The Open Philanthropy Project recently released a review of research on when human level artificial intelligence will be achieved. The main conclusion of the report was we’re really uncertain. But the author (Luke Muehlhauser, an expert in the area) also gave his 70% confidence interval: 10-120 years.1
That’s a lot of uncertainty.
And that’s really worrying. This confidence interval suggests the author puts significant probability on human-level artificial intelligence (HLAI) occurring within 20 years. A survey of the top 100 most cited AI scientists also gave a 10% chance that HLAI is created within ten years (this was the median estimate; the mean was a 10% probability in the next 20 years).
This is like being told there’s a 10% chance aliens will arrive on the earth within the next 20 years.
Making sure this transition goes well could be the most important priority for the human race in the next century. (To read more, see Nick Bostrom’s book, Superintelligence, and this popular introduction by Wait But Why).
We issued a note about AI risk just over a year ago when Bostrom’s book was released. Since then, the field has heated up dramatically.
In January 2014, Google bought Deepmind for $400m. This triggered a wave of investment into companies focused on building human-level AI. A new AI company seems to arrive every week.
This, Bostrom’s book and a landmark conference in Puerto Rico, helped to trigger a major rise in investment into AI safety research. Several tens of millions of dollars have been raised in the last year or two. The field is now more talent-constrained than funding constrained, prompting Luke Muehlhauser to call for those interested in AI safety to “delurk”. We wrote a profile on AI safety research that goes into more detail.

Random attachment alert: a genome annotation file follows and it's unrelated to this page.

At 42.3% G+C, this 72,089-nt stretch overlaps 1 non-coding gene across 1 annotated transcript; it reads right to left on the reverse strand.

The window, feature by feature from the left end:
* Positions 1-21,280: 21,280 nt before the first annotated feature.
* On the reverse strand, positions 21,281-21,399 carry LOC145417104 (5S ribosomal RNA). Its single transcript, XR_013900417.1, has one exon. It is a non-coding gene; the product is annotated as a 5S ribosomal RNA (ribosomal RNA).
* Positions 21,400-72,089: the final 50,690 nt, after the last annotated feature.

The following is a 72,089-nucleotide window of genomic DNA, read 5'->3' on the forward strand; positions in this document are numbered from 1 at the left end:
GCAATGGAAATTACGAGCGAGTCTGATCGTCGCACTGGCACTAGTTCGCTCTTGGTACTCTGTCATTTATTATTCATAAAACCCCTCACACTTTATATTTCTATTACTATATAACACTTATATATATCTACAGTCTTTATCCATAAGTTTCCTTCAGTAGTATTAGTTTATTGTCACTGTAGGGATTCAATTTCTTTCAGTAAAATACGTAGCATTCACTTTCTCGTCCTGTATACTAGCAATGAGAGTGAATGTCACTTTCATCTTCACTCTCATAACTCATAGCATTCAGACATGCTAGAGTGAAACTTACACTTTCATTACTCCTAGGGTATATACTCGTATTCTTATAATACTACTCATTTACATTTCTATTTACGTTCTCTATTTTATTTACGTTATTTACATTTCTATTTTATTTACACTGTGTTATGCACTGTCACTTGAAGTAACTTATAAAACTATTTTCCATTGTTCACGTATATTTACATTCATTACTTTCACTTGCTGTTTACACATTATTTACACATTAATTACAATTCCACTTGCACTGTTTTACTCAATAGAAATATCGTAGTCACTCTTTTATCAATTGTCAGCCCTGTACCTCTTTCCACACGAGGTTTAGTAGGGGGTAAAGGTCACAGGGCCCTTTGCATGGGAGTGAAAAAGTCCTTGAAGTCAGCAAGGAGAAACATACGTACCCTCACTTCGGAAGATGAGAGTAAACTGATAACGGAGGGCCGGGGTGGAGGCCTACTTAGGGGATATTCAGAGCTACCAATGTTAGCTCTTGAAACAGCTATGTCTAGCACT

Then last month, OpenAI happened. Y Combinator and Elon Musk announced a billion dollar project to develop AI for the good of humanity, and share it freely. Since it’s open source, this is likely to further speed up the overall progress of artificial intelligence, shortening the timeline to HLAI. At the same time, it should mean more investment in safety research, making the field even more talent constrained. (And how these negative and positive effects balance is pretty unclear). Either way, action is more urgent than before.
Working to reduce the risks of artificial intelligence looks like an increasingly pressing cause. If you’d like to make it a focus of your career, please let us know. You can also find some ideas about what to do with your career here. These notes are a bit out of date, but still seem roughly right. The main difference is that the field is even more talent constrained than funding constrained than when we wrote them.